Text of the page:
In addition to those food manufacturers, the retail and food service chains are also main drivers of this soy-meat trend. In 2020, almost all convenience store chains, including Lawson, Seven Eleven, Family Mart, as well as several food service and cafe chains jumped into the market, but again, all of them are soy-based products. For example, Lawson, one of the leading convenience store chains, released various ready-to-eat products containing soy-based meat last year, including soy-based hamburgers, deep-fried soy-based cutlets, rice balls with soy meat, and deep-fried soy meat nuggets. The leading café chain, Doutor, also launched a soy-based burger in autumn 2020.

What is driving the alternative meat boom in Japan?

Most of these soy-based products are mainly developed for health-conscious consumers, and not necessarily in response to vegan or vegetarian trends, nor any particular focus on the environmental benefits of plant-based products. Many of these products contain eggs or dairy. The number of strict vegans or vegetarians is limited in Japan. A consumer survey conducted by a consulting firm Frembassy in Dec 2019 indicated that about 5.7% of Japanese consumers say they follow a vegan or vegetarian diet. However following a vegan or vegetarian diet in Japan is not necessarily driven by any ethical or lifestyle philosophy. Instead the concept of ‘vegan’ or ‘vegetarian’ in Japan in particular often refers to the type of food desired for a day or meal. “Let’s have vegan food on Friday!” is a common way to hear the term.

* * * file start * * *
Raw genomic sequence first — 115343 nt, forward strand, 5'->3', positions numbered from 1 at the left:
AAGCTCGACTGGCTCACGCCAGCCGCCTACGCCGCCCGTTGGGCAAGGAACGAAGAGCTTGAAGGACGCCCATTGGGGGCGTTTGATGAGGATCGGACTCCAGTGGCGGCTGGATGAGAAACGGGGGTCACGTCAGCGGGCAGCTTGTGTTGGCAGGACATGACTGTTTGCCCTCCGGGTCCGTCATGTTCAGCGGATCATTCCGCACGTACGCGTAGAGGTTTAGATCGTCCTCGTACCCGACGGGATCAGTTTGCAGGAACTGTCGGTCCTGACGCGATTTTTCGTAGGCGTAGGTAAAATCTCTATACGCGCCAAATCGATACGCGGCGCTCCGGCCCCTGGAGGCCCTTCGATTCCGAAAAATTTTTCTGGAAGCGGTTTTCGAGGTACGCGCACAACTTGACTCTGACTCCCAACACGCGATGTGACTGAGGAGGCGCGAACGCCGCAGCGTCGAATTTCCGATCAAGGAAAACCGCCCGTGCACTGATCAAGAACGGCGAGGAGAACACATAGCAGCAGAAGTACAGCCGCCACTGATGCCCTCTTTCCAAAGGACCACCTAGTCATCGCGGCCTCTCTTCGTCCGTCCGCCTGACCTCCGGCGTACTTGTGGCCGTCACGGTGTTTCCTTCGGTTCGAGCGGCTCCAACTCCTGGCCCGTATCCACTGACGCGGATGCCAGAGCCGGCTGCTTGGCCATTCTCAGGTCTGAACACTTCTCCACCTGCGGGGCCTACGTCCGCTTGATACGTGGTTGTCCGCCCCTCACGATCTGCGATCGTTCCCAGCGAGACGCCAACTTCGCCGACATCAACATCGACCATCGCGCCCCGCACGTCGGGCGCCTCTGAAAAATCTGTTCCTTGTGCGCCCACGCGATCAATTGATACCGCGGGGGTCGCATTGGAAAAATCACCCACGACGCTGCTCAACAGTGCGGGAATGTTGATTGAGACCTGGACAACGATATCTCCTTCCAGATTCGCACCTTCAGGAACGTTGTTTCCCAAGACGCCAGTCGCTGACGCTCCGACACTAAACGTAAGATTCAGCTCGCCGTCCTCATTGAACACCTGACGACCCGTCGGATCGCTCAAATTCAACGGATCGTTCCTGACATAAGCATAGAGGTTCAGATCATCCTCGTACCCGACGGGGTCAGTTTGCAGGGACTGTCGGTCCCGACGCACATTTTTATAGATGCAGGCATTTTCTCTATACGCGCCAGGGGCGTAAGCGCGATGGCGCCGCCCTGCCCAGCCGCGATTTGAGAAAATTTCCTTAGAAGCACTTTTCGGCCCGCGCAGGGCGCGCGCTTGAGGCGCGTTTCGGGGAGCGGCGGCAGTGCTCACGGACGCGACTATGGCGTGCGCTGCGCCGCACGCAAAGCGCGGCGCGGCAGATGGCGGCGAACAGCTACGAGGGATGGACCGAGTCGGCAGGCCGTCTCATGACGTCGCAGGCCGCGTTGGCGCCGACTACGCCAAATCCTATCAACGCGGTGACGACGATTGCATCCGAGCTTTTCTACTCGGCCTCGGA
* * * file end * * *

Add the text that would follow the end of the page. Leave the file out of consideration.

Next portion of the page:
Furthermore, there is also hardly any mention of any environmental benefit of soy-based meat in the marketing messages. Japanese consumer concern about any negative environmental impact from the livestock industry is low in Japan, as seen by the surprise in Japan when the Japanese Minister of the Environment Shinjiro Koizumi was denounced in the Western media for eating steak when he went to New York to attend the UN Climate Action Summit in September 2019. Similarly, consumer awareness of the concept of animal welfare is also still very low in Japan.. An online survey conducted by the Animal Rights Center in March 2020 showed that 85.8% of consumers responded that they had never heard about animal welfare.

In fact, these newly launched soy-based plant protein products primarily rely on the existing positive image of soy embedded in the Japanese mind. “Soy is healthy” is a widely accepted concept among consumers in Japan. Japan has a long history of eating local soy-based products, like tofu and natto (fermented soybeans). Many Japanese consumers believe that Japanese traditional cuisine is ‘healthy,’ and the heavy use of various soy-based products in the traditional cuisine is considered as one of the reason traditional cuisine can be considered “healthy”. According to a survey conducted by My Voice Com in Dec 2019, 63% of consumers said they are making a conscious effort to include soy foods in their regular diet[1].